Adam Kveton/PQ News                                Hugh Kroetsch points to the area of the Arctic that he used to sail in while working for the Hudson’s Bay Company in the early 1950s. A documentary is premiering this week on his experiences, and a recent return-trip up North.

Adam Kveton/PQ News Hugh Kroetsch points to the area of the Arctic that he used to sail in while working for the Hudson’s Bay Company in the early 1950s. A documentary is premiering this week on his experiences, and a recent return-trip up North.

85-year-old Errington man returns to remote arctic with history to share

Documentary to premier on local man’s years sailing through the ice

It’s not every day that a famous poet and author, who happens to be your cousin, convinces you to leave the family farm and head to the arctic with the Hudson’s Bay Company to work with and bring furs back from Inuit.

And that may not even be the most interesting thing that’s happened to Errington’s Hugh Kroetsch.

Still, it was the start of a time of adventure in his life — one that he’s recently revisited.

Kroetsch’s time working onboard Hudson’s Bay ships travelling to the arctic in the early 1950s is the subject of a new documentary called The Last Fur Trader which premiered last month.

Included is video footage and photos that Kroetsch took himself in 1950 and 1953.

Sharing that footage and his own knowledge about the communities represented an influx of forgotten history, giving some towns knowledge about the oldest buildings that still stand today, and giving others their first look at family members long gone, said Kroetsch in an interview with The NEWS.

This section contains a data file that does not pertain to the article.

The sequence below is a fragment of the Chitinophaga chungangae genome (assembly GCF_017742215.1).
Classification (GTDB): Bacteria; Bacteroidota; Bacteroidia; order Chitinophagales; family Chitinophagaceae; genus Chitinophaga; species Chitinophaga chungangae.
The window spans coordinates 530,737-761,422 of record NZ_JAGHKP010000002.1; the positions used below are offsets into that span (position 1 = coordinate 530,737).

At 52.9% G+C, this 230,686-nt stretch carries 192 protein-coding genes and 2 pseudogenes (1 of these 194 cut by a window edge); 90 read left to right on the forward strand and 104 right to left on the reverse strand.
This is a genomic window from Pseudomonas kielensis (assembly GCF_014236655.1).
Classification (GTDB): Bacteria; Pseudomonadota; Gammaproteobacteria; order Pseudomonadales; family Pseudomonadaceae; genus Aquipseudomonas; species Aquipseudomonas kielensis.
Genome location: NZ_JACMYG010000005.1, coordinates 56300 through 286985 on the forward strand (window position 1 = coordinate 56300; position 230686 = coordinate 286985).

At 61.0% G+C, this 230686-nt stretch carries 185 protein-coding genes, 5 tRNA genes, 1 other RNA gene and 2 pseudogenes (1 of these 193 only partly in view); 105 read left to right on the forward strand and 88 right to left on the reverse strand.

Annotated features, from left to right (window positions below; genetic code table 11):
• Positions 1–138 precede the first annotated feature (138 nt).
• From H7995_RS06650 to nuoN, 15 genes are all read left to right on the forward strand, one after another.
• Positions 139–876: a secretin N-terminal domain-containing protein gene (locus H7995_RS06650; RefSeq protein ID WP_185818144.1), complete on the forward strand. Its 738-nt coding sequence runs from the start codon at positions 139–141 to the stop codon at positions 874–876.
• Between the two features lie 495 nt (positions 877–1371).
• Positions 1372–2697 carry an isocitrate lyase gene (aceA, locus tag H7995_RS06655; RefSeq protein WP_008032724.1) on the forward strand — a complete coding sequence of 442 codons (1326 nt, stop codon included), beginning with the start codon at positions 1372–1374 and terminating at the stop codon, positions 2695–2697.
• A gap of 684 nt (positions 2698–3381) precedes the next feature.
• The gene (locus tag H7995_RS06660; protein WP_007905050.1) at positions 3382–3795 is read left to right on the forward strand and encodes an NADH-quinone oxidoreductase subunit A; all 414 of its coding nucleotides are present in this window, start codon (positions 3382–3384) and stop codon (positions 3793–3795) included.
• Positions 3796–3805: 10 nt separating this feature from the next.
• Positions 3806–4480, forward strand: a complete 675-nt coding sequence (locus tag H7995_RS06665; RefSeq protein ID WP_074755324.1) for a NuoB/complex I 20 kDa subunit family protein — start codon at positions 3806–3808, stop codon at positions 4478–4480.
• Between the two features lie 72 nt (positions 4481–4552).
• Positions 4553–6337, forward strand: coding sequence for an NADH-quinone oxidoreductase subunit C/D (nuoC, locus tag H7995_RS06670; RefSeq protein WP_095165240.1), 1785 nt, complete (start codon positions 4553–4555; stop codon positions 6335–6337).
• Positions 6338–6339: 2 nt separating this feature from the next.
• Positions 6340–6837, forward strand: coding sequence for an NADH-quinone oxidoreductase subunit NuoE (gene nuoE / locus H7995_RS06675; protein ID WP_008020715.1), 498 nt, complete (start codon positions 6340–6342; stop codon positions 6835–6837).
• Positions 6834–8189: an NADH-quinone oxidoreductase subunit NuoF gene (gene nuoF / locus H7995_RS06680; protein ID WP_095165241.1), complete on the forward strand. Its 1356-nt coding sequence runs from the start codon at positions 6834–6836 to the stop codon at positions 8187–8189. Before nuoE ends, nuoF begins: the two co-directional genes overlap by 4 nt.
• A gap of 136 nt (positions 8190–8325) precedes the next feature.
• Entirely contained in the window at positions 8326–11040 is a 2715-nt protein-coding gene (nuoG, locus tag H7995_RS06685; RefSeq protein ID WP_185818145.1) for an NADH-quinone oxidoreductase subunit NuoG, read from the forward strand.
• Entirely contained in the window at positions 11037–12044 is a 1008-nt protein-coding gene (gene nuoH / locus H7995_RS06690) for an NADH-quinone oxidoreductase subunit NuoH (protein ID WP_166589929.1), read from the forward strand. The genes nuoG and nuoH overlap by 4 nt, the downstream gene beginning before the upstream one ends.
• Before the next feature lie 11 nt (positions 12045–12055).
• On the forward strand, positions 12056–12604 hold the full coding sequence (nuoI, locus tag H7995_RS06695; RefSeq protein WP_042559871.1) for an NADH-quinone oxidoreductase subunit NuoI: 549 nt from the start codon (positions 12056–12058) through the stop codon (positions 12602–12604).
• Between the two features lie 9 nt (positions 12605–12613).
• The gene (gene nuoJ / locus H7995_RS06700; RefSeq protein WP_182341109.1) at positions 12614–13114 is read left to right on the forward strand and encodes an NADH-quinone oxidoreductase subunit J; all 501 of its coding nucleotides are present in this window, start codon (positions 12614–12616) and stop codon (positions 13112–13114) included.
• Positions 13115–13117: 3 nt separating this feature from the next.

For Kroetsch, seeing how the communities had grown was a surprise.

“It just amazed me,” said Kroetsch of visiting the arctic towns this summer. “One guy in the film… he’ll say the towns have all grown, the people have changed, but he says the landscape hasn’t.

“The landscape, when I come up there, I still recognized it, but I couldn’t believe the size of towns I saw. The schools at these places were just beautiful. I mean with all the paintings and carvings and everything that’s in them. The city halls… they were just done beautiful. It just amazed me.”

Kroetsch spent 10 years in the North, and two of those in the arctic — 1950 and ’53.

Kroetsch’s cousin, Robert Kroetsch, a writer who’s won the Governor General’s Award for Fiction and many other awards, was working in the North to pay for university at the time, said Hugh.

“And he come out to the hometown, Heisler (Alta.), where we were born, and he said, ‘Hugh, you’re not the type of guy who’s going to stick around here,’ because I was building things all the time. You name it,” recalled Hugh.

“He said, ‘Come North,’ so I went with him to Edmonton… and he took me over to the Hudson’s Bay Company transport department and they said, ‘You’re a farmer?’ I says, ‘Yeah.’ They says, ‘You’re hired.’”

The company wanted farmers because it was accustomed to building and fixing and doing whatever needed to be done, said Hugh. That’s just the kind of people he worked with onboard ships, traveling by river through Alberta and the Northwest Territories up the Mackenzie River to the arctic.

For an extended version of this story, go to www.vifreedaily.com. For more information on the documentary, go to www.openskypictures.com/fur-traders.

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